The most striking features of the fort for me were the numerous large rocks that littered the way to the top. We even spotted one that looked like a giant Moby Dick. The climb up wasn’t tiring at all, and we were soon moving from one level to the other. Along the way we passed a giant dry water tank, an ancient prison and some citadels. We also met a herd of grazing goats. Rohit fed some of the goats with banana skins. We also saw numerous monkeys, who jumped from wall to wall, engaging in aerial acrobatics. After some time, we finally reached the steep rock face.
The Steep Climb
The rock face has steps cut into it which allowed us to easily climb to the top. While climbing up wasn’t that difficult, it does look very dangerous in the photographs. We were soon at the very top. We met a group that had just come from the top and were posing for photographs. We clicked a group photograph of them. When they learnt that we had come all the way from Mumbai to hike here, they thought that we were “professional” trekkers. This line was soon to be very hilarious.
We began climbing up the exposed patch that led us to the final fortification at the top of the fort. Seeing the way ahead, Rohit decided against climbing any further. That left me and Hemant. I reached about mid-way when to my surprise I found that my feet weren’t getting a firm enough grip on the rock and that the footholds were increasingly becoming smaller. So even I decided to turn back. Thus two “professional” trekkers gave up and turned back :).
Hemant continued on and reached the top. However, he had a tough time climbing back down and got a minor catch in his leg. We rested for a little while, eating the bananas that we had bought. One curious monkey gathered the courage to come close enough to us. The monkey was quite alert and caught the banana pieces that we threw to him in mid-air.
We continued down and we were soon back at Madhugiri. After that we quickly got connecting buses and were back to Bengaluru.

Day 4

Rohit and Hemant left for Mysore in the morning as planned, while Rohit’s uncle dropped me off at the bus stand. I caught one of the airport transfer buses from there. The ride to the airport was a smooth one and must not have taken more than 40 minutes. At the airport, I checked in my baggage and grabbed some snacks at an airport restaurant. The flight luckily was on time, and soon I was on my way back to Mumbai. Thanks to Rohit’s brother, I got some great seats right up ahead. The view of the hills rising above the clouds and numerous small clouds scattered like cotton over the green fields below was magical. I think I also passed over some forts on the way, but I’m not very sure which forts these were. A short while later I was back in Mumbai. I had a chance encounter with an old school pal at the airport which kind of was the icing on the cake for the entire trip.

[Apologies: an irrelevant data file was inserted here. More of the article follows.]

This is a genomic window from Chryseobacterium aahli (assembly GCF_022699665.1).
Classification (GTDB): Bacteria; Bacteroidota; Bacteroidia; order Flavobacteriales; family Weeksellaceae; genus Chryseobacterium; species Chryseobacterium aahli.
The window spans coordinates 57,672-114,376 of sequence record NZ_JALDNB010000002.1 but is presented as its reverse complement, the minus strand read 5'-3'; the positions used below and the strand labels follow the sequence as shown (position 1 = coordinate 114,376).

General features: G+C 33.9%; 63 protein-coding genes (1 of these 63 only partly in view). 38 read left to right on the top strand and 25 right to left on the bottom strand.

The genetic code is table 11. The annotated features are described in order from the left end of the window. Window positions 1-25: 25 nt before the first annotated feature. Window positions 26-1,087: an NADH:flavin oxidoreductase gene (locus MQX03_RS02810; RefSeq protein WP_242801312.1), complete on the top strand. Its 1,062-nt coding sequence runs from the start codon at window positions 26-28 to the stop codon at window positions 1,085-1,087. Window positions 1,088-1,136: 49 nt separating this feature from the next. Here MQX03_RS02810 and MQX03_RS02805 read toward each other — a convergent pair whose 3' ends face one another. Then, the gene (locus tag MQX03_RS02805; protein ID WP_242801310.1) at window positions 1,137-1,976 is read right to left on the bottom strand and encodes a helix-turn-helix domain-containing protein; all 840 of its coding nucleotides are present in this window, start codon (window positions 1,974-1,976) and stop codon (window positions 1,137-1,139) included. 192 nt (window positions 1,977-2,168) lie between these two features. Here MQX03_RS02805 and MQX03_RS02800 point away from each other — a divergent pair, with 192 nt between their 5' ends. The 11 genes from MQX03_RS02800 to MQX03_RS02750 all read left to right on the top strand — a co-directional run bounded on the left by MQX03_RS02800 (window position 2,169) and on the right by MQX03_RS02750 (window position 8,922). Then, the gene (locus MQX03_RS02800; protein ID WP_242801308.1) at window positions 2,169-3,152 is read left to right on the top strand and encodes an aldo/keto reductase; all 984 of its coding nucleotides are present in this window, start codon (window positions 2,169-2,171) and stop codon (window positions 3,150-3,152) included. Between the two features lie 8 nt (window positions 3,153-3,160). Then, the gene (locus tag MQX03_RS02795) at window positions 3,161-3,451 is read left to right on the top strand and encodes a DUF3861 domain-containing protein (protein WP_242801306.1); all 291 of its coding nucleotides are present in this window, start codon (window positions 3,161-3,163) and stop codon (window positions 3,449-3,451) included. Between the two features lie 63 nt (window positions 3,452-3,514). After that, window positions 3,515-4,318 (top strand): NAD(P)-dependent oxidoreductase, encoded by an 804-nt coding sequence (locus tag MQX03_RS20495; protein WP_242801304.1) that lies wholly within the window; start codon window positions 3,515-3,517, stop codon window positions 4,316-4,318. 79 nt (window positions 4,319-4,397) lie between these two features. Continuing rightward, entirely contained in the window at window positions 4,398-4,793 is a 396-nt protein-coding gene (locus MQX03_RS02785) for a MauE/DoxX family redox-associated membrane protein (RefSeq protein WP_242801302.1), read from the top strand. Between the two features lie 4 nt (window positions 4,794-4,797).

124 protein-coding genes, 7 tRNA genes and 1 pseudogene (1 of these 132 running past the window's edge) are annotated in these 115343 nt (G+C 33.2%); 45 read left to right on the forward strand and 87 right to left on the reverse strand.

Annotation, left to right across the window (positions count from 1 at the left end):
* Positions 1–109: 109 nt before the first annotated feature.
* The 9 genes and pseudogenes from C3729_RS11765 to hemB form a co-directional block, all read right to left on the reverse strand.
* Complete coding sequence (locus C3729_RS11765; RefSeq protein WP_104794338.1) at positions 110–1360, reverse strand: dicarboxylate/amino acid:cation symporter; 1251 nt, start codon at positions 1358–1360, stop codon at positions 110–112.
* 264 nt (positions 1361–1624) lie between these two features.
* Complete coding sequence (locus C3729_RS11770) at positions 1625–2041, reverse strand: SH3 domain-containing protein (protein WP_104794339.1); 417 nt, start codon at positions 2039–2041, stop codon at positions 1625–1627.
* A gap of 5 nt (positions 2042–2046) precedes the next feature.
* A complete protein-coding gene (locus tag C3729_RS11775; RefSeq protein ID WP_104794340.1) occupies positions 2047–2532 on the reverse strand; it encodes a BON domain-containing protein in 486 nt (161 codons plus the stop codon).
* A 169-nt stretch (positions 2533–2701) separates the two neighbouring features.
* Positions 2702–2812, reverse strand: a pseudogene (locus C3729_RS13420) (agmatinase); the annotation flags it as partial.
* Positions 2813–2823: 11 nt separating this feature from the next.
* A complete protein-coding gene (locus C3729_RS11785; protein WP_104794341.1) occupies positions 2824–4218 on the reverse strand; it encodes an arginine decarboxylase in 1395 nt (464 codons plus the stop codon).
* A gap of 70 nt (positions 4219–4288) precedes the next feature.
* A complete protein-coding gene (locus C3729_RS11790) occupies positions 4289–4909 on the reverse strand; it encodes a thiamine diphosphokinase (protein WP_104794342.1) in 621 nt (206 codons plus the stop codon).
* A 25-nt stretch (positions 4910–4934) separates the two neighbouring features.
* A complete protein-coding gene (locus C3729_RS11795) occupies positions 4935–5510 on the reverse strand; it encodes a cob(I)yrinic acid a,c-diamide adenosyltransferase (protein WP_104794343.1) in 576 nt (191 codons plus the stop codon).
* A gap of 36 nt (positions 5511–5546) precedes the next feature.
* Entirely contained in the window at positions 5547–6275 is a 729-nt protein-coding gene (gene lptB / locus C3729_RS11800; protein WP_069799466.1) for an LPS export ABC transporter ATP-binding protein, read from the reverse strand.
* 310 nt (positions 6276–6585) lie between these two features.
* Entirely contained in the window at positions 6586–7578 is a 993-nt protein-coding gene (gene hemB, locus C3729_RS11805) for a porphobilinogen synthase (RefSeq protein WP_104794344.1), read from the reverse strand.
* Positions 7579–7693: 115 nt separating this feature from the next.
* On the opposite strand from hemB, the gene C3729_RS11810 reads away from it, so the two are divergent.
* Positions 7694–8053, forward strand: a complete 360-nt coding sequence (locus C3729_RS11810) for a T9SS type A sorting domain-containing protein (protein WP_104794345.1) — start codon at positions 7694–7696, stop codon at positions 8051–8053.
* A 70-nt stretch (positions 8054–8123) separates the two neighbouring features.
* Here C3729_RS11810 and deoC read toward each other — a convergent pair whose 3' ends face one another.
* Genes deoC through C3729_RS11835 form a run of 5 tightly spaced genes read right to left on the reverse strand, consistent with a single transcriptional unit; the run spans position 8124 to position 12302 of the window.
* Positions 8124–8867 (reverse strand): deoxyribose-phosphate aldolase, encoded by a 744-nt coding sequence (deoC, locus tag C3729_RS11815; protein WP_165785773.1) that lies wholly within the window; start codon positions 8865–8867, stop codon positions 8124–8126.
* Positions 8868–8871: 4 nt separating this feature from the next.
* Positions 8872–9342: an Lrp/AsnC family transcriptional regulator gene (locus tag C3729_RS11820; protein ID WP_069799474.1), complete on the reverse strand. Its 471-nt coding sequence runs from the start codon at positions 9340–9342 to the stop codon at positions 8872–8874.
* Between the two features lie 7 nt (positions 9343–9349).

So to conclude, it was an amazing short trip to Bengaluru and the surrounding areas. I would definitely like to do this again someday, preferably with more time on my hands. The trip also showed me how painfully inadequate my current camera was, dying out when I most needed it. I have made up my mind to buy a DSLR soon. And lastly, a big thanks to Rohit, his uncle and aunt and his cousin Vikram for making this trip possible.


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  1. Priyanka says:

    Very nice travel log… Though a bit intrigued by the blog title as I was in bangalore for 6 months and found it disgusting (came running back to Mumbai). Your blog (with a misnomer attached) has changed the face of Bangalore for naive people to some extent 😉
    I will definitely visit a place or two out of the ones you have mentioned.
    One of the avid followers of Nisarga Bhraman (courtsey Hemant)


  2. Yashoda says:

    hey…kool description man… n d pics taken are nice (as usual ;-P ) especially the 1st one…itz really BEAUtiful… 🙂

  3. Rickey Kiefel says:

    i know i¡¯m a little off topic, but i just wanted to say i love the layout of your blog. i¡¯m new to the blogegine platform, so any suggestions on getting my blog looking nice would be appreciated.